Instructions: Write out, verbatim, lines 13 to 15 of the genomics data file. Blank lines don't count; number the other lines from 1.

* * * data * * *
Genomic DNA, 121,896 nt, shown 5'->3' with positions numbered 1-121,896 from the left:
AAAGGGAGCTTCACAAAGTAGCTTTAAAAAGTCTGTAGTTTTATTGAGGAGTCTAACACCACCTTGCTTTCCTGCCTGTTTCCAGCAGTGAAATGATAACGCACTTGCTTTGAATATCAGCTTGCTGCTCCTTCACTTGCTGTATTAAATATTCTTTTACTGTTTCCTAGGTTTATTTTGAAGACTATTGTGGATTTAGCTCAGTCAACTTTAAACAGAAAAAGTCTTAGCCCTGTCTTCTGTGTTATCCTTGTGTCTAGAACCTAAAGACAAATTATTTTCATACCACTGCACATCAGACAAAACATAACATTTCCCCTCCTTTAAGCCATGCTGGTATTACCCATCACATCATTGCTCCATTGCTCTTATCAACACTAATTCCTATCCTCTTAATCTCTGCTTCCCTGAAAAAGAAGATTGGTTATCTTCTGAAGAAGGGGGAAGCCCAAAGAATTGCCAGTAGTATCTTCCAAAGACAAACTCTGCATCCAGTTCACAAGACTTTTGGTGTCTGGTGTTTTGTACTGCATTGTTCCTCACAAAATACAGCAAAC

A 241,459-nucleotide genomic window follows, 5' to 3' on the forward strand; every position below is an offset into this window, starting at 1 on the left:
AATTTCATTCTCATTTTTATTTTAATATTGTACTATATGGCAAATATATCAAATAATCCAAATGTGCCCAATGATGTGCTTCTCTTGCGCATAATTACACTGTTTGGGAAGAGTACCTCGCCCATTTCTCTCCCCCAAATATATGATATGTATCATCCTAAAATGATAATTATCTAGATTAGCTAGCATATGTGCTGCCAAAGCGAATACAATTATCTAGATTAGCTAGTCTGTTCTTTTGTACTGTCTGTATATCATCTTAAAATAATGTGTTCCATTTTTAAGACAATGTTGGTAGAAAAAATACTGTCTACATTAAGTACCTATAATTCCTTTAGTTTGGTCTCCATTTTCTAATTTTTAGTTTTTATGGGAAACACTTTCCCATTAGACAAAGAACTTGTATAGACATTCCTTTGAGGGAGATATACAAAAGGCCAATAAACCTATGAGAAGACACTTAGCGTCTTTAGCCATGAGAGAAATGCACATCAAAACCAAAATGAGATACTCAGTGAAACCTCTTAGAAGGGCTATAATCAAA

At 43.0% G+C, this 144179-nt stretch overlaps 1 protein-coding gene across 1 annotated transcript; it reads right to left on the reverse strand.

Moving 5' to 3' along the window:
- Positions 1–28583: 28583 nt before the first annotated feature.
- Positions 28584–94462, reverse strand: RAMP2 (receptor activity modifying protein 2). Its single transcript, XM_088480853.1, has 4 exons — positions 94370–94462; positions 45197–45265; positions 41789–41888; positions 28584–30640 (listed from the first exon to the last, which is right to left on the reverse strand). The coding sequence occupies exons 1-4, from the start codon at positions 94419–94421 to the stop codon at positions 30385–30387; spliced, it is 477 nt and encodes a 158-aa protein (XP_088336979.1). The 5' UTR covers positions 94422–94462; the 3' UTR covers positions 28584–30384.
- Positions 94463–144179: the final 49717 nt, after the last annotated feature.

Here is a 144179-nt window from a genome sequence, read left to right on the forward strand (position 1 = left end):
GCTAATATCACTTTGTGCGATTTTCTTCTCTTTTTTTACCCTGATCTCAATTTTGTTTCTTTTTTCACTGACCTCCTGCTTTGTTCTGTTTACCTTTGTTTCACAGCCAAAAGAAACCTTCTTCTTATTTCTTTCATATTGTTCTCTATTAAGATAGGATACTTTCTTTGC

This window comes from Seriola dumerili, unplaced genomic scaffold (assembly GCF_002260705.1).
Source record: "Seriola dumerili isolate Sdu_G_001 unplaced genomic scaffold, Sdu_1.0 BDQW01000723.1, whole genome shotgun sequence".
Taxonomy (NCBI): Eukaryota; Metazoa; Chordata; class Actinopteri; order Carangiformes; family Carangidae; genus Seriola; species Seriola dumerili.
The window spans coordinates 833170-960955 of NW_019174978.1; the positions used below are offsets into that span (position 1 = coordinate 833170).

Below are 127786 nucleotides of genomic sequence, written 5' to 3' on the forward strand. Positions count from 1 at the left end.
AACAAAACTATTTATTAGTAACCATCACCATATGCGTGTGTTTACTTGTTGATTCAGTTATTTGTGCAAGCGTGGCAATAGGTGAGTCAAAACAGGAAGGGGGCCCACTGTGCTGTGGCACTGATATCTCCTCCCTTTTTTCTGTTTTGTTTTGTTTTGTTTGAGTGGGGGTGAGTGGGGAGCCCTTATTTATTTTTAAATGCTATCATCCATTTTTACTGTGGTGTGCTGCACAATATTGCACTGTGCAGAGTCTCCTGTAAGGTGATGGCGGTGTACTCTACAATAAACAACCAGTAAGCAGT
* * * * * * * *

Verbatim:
Source record: "Seriola dumerili isolate Sdu_G_001 unplaced genomic scaffold, Sdu_1.0 BDQW01000723.1, whole genome shotgun sequence".
Taxonomy (NCBI): Eukaryota; Metazoa; Chordata; class Actinopteri; order Carangiformes; family Carangidae; genus Seriola; species Seriola dumerili.
The window spans coordinates 833170-960955 of NW_019174978.1; the positions used below are offsets into that span (position 1 = coordinate 833170).